Recipe from Annie’s Eats

This is the first recipe using my December Ingredient of the Month: Cream Cheese!! Cream Cheese was used in the pie crust of this recipe.

J has been wanting Chicken Pot Pie for a while now.  I’ve never made it, nor have I ever made pie crust.  So this was an adventure. 🙂

The finished product turned out really well!  I decided to make these in 2 (1.5 quart) corningware dishes, instead of individual servings. (I froze one to make another day.)  I swear J would’ve eaten a whole dish himself if he could have. 🙂

The pie crust, however, was a huge PITA!!  I made it in the food processor, and it never really came together in a ball.  So I put it in a ziplock bag and tried to form it into a ball that way.  It sort of worked, but as soon as I dumped it on the counter to roll out it fell apart.  I eventually made it work, but it definitely took a lot of effort.  While I think it turned out pretty good, next time I may be going store bought. :p

My changes: I skipped the bell pepper, added a turnip, used fresh carrots and just used about 3-4 lbs chicken breasts instead of a whole chicken.

3 T unsalted butter
1 medium yellow onion, chopped
1 large russet potato, peeled and chopped
8 ou button mushrooms, sliced
1 turnip, peeled and chopped
2 carrots, peeled and sliced
1/2 t crushed red pepper flakes
Salt & pepper, to taste
3-4 lbs cooked chicken breasts, shredded or chopped
1 c frozen peas

8 T unsalted butter
1 c AP flour
2 1/2 c chicken broth
1/2 c heavy cream (optional)
Dash of hot sauce
Salt & pepper, to taste

Pie Crust:
16 T cold unsalted butter
3 c AP flour
10 ou cream cheese, chilled
1 t salt
1/4 t pepper
1 large egg

To make the filling – melt the butter in a large skillet (with high sides) over medium heat.  Add the potato and onion to the pan and cook for about 5 minutes.  Add the garlic, carrot, turnip and mushrooms for about 15 minutes more, until tender.

Turn off the heat and mix in the chicken, frozen peas, red pepper and salt and pepper.

While filling cooks, prepare the sauce. Melt the butter over medium heat in a large saucepan. Add the flour and whisk until smooth.  Whisk in the chicken broth and cook until it thickens to the consistency of a cream soup (whisking occasionally).

Mix in the cream, if using, hot sauce and salt & pepper. Pour the sauce over the chicken/veggie mixture and stir to combine. Spoon the mixture into your baking dishes (sprayed with cooking spray).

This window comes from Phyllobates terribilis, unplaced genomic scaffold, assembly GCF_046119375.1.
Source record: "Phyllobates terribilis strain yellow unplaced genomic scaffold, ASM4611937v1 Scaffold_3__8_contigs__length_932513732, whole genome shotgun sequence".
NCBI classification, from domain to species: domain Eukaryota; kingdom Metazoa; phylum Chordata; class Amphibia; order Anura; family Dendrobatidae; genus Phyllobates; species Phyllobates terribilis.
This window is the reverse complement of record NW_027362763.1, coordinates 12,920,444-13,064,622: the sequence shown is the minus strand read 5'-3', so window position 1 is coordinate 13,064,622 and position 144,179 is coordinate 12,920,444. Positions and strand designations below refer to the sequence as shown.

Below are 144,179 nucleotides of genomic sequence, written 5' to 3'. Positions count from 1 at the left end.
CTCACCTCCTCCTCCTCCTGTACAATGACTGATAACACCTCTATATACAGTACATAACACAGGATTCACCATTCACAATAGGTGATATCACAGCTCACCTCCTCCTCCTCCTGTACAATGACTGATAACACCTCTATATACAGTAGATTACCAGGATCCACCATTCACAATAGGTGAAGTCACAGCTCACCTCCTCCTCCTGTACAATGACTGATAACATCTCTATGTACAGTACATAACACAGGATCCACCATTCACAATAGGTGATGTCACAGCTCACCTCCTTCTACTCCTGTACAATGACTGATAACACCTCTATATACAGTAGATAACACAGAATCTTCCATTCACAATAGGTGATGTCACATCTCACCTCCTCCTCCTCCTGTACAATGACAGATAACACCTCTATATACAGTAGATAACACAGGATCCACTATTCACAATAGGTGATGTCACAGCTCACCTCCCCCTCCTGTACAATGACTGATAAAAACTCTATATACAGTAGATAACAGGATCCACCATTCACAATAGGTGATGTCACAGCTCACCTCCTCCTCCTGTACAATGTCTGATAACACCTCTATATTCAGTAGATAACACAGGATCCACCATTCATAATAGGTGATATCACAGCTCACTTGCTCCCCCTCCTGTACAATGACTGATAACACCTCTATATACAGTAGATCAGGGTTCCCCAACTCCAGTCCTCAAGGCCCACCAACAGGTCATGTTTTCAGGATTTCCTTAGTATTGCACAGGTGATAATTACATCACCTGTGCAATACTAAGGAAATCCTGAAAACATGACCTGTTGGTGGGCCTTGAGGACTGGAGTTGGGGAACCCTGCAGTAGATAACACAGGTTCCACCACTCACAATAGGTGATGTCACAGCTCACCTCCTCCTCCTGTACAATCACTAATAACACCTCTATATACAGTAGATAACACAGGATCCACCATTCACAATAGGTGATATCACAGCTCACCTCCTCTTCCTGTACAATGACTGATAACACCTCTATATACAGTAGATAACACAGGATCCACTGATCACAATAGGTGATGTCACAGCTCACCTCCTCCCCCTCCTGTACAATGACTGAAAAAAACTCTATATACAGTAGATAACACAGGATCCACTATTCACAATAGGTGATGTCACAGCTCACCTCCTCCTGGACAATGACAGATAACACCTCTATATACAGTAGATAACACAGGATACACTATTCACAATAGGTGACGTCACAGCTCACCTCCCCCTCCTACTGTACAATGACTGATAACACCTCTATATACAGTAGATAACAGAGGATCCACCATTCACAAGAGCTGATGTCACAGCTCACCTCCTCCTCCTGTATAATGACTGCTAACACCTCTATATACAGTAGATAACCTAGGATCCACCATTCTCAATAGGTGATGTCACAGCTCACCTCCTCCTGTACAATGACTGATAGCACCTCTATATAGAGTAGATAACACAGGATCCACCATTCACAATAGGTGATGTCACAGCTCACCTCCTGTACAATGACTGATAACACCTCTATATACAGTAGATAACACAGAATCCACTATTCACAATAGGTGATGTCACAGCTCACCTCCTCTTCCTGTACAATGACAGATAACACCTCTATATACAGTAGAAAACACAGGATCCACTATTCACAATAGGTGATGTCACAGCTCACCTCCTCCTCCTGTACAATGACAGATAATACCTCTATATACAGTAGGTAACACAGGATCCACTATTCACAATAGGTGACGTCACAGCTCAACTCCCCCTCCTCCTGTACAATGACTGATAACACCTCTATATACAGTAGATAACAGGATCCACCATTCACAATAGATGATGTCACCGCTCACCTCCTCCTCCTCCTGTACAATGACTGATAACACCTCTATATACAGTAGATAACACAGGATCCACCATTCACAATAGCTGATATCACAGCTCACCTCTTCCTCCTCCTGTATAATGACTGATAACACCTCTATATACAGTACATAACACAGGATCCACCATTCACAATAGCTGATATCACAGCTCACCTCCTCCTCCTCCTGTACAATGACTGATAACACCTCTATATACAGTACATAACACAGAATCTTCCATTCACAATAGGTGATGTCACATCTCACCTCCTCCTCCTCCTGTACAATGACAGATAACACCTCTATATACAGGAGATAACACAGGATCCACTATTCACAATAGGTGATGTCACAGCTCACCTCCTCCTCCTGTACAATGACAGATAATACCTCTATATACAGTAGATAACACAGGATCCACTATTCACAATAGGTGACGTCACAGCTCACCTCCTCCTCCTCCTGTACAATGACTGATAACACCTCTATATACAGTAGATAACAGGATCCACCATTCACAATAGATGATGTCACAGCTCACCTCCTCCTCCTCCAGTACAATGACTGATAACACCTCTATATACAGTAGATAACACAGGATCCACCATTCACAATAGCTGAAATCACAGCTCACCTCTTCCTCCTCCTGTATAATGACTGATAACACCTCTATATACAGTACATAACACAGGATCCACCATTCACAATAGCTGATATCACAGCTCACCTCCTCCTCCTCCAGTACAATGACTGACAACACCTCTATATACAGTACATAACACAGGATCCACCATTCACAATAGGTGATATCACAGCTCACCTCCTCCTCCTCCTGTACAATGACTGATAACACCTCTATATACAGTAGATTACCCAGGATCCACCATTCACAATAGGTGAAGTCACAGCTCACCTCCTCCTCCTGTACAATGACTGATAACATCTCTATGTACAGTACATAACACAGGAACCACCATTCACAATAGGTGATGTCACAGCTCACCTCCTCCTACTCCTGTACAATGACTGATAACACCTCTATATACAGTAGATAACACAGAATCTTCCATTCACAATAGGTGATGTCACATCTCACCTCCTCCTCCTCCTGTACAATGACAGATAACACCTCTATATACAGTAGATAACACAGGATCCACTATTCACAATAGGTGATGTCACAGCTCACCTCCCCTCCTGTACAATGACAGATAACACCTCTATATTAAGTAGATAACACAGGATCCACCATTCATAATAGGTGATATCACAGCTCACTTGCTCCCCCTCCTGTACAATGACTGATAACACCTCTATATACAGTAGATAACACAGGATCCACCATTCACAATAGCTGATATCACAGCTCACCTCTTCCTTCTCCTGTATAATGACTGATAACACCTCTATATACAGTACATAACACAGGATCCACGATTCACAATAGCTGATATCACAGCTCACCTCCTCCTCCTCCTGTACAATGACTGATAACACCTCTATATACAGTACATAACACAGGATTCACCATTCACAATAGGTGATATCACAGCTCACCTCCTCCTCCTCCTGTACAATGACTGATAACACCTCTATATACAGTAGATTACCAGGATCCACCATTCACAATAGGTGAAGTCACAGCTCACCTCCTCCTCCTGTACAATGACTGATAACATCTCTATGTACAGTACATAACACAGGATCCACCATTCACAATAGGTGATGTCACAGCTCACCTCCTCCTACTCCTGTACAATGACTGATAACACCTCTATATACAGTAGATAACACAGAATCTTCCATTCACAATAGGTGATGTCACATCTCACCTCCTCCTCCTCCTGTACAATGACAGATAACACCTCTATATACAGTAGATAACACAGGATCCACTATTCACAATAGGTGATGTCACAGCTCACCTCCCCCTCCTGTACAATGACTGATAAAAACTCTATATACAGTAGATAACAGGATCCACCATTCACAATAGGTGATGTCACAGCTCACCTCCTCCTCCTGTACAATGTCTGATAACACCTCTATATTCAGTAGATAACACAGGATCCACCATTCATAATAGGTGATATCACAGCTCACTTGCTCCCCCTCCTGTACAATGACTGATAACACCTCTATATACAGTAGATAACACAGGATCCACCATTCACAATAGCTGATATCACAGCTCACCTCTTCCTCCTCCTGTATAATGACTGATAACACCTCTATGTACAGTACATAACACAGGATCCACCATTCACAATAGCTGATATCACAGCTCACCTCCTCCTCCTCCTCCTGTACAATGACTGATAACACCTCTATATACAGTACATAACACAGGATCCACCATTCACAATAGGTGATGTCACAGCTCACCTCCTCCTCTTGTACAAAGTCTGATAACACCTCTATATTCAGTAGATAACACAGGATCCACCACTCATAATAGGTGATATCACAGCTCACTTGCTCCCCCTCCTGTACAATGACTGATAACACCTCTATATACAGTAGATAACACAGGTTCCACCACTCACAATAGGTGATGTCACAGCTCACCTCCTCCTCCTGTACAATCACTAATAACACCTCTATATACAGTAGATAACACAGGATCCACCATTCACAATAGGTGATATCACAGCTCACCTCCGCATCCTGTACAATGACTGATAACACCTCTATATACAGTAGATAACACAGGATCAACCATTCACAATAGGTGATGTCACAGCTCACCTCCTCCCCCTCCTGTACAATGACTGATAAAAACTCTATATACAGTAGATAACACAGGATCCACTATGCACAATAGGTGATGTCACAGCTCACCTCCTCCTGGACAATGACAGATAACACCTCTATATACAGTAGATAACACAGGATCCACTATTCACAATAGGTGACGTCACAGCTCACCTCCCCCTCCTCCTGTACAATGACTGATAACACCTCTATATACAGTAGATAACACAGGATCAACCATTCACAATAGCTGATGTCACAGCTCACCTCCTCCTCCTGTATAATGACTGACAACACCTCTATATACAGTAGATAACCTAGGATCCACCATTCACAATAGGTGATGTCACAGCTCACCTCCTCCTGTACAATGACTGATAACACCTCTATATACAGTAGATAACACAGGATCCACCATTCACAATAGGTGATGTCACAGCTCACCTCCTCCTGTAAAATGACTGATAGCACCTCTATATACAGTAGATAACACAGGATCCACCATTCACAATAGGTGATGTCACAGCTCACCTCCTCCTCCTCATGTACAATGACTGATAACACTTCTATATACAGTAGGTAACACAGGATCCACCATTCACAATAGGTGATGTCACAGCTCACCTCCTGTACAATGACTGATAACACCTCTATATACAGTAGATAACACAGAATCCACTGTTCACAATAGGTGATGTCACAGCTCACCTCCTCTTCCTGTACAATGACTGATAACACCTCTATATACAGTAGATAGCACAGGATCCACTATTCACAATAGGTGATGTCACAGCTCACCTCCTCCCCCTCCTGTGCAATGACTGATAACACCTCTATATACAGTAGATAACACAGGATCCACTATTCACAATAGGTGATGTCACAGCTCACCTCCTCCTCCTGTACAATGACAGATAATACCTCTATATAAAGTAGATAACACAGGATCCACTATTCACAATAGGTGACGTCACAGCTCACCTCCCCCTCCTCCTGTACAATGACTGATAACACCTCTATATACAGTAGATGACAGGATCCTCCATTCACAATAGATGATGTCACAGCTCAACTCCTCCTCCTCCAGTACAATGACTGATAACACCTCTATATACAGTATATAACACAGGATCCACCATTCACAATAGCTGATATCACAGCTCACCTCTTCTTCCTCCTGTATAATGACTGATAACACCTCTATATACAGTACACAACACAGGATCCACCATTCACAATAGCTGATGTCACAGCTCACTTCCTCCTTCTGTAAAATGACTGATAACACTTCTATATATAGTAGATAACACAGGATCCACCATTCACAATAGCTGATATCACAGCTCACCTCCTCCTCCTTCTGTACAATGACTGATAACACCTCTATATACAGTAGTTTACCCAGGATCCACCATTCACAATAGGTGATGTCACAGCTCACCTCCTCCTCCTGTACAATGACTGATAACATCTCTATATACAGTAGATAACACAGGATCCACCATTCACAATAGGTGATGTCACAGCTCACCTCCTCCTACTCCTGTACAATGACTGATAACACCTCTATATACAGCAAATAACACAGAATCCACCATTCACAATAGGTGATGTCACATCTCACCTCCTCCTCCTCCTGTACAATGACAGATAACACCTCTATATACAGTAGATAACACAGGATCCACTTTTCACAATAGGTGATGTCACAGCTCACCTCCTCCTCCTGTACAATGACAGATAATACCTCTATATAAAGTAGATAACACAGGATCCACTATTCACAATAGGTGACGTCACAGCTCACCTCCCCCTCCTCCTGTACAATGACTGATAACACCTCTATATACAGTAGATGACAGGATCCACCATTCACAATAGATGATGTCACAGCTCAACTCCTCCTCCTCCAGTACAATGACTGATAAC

Preheat the oven to 375.

To make the crust – cut the butter into about 16 pieces and combine it with the flour in your food processor (fitted with the metal blade).   Pulse until crumbly.

Add the cream cheese, salt and pepper.  Continue to pulse until dough forms a ball. (As I mentioned above, this never really happened for me, so I placed it in a ziplock bag and formed it into a ball with my hands.)

Transfer dough to a lightly floured work surface.  Use a floured rolling pin to roll dough to about 1/4″ thick.  Cut dough to be about 1 1/2″ larger than the diameter of your baking dishes.

Lay the dough rounds on top of the baking dishes.  Beat the egg with a whisk, and brush over the tops of the dough.

Place in the oven and cook for about 20-25 minutes, until golden brown.


It’s a new month, and; therefore, time for a new ingredient! 

This month I’ve decided that I am going to feature Cream Cheese!

Photo from
I absolutely love cream cheese – flavored or plain!  It’s a great product that can be used in a sweet or savory dish.  In the past, other than spreading it on bagels, I’ve used it to make cheesecake, and to stuff chicken breasts!
Here is some information from wikipedia:
Cream cheese is a sweet, soft, mild-tasting white cheese containing at least 33% milkfat.  It is meant to be consumed fresh, so it differs from other soft cheeses such as Brie and Neufchatel.  It is more comparable in taste, texture and production to Boursin and Marscarpone.
There are French references to cream cheese as early as 1651.  According to the American food processing company, Kraft Foods, the first American cream cheese was made in New York by dairyman William Lawrence in 1872. In 1880, ‘Philadelphia’ was adopted as the brand name, after the city that was, at the time, considered to be the home of top quality food.  ‘Philadelphia’ is now used as some as a generic term for cream cheese, and in Spanish is translated as ‘queso Filadelfia’ or ‘queso crema’.
Cream cheese is typically used as a spread for bagels, crackers, bread or vegetables, and also is often used in cheesecakes or salads.  It can be used to make cheese sauces, and is often used in place of or alongside butter. It makes delicious icing, and is the main ingredient in crab rangoon.

Recipe from $5 Dinners 

This is recipe #4 featuring my Ingredient of the Month: Maple Syrup!

I love Maple Syrup!  And I’ve really enjoyed implementing it into different dinner recipes.  This one was no exception!

This was such an easy side dish to throw together.  And I loved the maple flavor with the butternut squash – as did J.  This recipe is definitely a keeper! 🙂

1 2-3 lb butternut squash, peeled, seeded and cubed
1/4 c Pure Maple Syrup
Pinch of cinnamon, allspice and nutmeg

Preheat oven to 400 degrees.

Toss squash with remaining ingredients and place in a single layer on a lightly greased baking sheet.

Cook for about 30-35 minutes, until fork tender.  Mix once or twice as it cooks.

Recipe from 

This is the third recipe featuring my Ingredient of the Month: Maple!

This chicken was delicious and super easy to make!  I thought it had the perfect sweet/spicy combination.  YUM! 🙂